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Hong Kong's New Companies Ordinance Takes Effect

by Mary Swire, Lowtax.net, Hong Kong
05 March, 2014

The new Companies Ordinance (CO) and its subsidiary legislation, which is intended to provide a modernized legal framework for the operation and incorporation of companies in Hong Kong, came into effect on March 3, 2014.

The Secretary for Financial Services and the Treasury, Professor K C Chan, said: "The new CO seeks to achieve four main objectives, namely enhancing corporate governance, facilitating business, ensuring better regulation and modernizing the law, thereby strengthening Hong Kong's status as an international commercial and financial center."

A comprehensive exercise to rewrite the CO was launched in mid-2006. Following five rounds of public consultations and numerous discussions during a series of public forums and seminars over the years, the Companies Bill was finalized and introduced into the Legislative Council (LegCo) in January 2011. After 44 meetings lasting a total of over 120 hours and consideration of over 200 papers or submissions, the Bill was passed by LegCo on July 12, 2012.

The major initiatives within the new CO, which consists of 921 sections and 11 schedules, include measures to strengthen the accountability of directors and to clarify the directors' duty of care, skill and diligence with a view to providing clear guidance, while it also enhances shareholder engagement and protection in a company's decision-making process.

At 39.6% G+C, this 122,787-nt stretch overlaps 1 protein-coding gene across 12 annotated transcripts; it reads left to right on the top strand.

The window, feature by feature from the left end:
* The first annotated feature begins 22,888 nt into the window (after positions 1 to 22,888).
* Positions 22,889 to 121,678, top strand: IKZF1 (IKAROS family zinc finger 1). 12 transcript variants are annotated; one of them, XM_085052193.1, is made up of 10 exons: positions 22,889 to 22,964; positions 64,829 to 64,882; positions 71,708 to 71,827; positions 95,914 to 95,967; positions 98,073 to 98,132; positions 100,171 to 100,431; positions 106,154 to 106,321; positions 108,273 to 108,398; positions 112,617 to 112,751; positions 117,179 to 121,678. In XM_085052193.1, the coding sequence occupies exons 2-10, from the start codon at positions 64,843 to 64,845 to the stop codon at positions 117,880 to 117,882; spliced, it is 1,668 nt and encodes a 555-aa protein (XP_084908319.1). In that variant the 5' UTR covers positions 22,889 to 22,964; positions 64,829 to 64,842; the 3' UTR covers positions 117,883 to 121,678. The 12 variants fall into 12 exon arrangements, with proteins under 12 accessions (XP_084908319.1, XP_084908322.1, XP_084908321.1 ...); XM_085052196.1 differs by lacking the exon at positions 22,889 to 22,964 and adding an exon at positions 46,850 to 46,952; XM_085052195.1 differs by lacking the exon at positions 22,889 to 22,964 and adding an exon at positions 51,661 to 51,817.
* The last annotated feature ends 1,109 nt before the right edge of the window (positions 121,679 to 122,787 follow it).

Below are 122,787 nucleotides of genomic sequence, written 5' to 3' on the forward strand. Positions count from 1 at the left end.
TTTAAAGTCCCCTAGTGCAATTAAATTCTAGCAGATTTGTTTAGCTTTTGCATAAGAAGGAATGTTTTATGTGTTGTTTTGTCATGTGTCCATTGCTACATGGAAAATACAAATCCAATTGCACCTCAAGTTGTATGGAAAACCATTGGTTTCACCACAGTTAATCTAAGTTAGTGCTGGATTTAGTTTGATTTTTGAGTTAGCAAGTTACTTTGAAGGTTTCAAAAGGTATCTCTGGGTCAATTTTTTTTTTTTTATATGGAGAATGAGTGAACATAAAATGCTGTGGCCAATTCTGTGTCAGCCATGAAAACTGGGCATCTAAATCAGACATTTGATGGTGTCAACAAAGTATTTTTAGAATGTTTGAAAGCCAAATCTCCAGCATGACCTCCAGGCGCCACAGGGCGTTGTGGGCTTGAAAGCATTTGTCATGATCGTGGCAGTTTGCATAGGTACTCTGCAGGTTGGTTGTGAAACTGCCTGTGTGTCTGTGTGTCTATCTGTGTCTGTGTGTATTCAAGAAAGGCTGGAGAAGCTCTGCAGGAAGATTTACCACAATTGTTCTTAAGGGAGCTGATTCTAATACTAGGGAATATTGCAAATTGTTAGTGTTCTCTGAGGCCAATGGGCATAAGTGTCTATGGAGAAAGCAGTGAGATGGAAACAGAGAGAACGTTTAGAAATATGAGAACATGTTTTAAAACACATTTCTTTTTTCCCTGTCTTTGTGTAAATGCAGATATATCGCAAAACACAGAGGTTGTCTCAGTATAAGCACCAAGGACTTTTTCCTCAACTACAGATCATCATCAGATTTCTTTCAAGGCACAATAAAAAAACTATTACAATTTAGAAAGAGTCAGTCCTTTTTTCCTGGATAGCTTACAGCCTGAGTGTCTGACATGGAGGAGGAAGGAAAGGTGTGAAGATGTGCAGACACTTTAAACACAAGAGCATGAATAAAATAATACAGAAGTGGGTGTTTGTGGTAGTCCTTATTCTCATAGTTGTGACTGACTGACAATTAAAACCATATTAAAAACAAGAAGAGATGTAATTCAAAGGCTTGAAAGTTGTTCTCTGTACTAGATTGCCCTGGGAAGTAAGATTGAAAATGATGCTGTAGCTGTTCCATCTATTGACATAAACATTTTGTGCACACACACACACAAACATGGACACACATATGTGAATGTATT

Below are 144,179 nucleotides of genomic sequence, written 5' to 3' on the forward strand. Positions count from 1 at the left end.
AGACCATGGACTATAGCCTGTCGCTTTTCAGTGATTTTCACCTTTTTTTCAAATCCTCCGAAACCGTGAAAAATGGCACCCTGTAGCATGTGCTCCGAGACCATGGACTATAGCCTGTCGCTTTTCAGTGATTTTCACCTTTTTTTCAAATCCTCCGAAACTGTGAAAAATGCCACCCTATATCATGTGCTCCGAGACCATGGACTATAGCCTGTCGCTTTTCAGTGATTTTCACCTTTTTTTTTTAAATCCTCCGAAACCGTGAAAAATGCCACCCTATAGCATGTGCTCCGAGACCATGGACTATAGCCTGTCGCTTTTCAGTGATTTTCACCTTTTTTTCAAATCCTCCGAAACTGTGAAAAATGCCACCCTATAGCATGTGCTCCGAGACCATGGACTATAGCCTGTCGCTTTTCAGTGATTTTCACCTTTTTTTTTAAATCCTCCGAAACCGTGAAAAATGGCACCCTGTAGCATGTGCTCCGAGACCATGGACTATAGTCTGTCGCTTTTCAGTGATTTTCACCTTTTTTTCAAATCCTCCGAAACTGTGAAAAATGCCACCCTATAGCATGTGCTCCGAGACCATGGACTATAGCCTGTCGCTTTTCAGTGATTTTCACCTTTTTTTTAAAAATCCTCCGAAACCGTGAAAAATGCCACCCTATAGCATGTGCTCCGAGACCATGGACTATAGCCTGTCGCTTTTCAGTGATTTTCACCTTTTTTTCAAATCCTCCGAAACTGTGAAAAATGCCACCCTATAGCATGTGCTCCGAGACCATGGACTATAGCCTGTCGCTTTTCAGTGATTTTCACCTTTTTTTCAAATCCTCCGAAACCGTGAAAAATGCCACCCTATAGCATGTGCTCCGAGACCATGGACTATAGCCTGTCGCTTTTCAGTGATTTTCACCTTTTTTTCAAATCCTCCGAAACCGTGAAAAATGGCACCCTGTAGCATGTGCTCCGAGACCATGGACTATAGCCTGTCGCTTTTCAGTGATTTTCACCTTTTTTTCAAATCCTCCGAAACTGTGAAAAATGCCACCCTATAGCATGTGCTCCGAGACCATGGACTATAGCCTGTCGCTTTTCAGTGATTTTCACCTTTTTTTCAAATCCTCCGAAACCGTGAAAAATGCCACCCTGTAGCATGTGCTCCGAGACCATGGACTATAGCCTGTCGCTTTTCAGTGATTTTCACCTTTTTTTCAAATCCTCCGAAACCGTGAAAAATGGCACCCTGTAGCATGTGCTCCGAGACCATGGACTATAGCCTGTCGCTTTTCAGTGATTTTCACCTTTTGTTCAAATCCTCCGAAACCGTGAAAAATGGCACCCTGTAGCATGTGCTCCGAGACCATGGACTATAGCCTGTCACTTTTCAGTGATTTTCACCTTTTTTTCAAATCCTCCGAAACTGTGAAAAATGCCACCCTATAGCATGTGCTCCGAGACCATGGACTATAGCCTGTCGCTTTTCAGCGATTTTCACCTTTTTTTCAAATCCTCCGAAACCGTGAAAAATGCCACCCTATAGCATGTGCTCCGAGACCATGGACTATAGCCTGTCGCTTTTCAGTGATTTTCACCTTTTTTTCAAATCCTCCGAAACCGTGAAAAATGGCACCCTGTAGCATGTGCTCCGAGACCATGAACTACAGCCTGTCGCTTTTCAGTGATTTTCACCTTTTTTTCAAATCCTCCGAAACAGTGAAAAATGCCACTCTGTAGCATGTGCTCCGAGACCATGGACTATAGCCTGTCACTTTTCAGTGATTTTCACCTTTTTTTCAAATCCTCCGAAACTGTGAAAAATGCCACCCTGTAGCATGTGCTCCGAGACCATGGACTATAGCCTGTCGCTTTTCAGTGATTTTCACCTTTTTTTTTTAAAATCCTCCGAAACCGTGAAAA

Public companies and the larger private companies (that do not qualify for simplified reporting) now need to prepare a more comprehensive directors' report, which includes an analytical and forward-looking "business review," although private companies are allowed to opt out by special resolution.

Auditors are empowered by the new CO to require a wider range of persons accountable for the company, or its subsidiary undertakings' accounting records, to provide information or explanation reasonably required for the performance of the auditor's duties.

Better regulation will be ensured by means of the accuracy of information on the public register, an improvement to the registration of charges scheme, and a strengthening of the enforcement regime through the Companies Registry. There will be easier reporting for small- and medium-sized enterprises, which will also be able to prepare simplified financial and directors' reports.

In addition, par value for shares is abolished and a mandatory system of no-par for all companies is instituted, with the objective of not inhibiting the raising of new capital or unnecessarily complicating a company's accounting regime. At the same time, the requirement for companies to have a memorandum of association is abolished, and only articles of association are required.

Conditions contained in the memorandum of existing companies are deemed to be provisions of their articles, except those relating to authorized share capital and par value, which are regarded as deleted under the new CO.

The power of companies to issue share warrants to bearers is revoked. It is considered that share warrants are undesirable from the perspective of anti-money laundering because of the lack of transparency in the recording of their ownership and the manner by which they are transferred.

To facilitate implementation of the new CO, 12 pieces of subsidiary legislation have been made to provide for the relevant technical and procedural matters. In parallel, the Companies Registry has enhanced its information system, carried out an overall review of its policies and procedures and specified new forms for the implementation of the new legislation.

Companies are reminded to comply with the requirements under the new CO, and use the appropriate new forms for the delivery of returns to the Registry.


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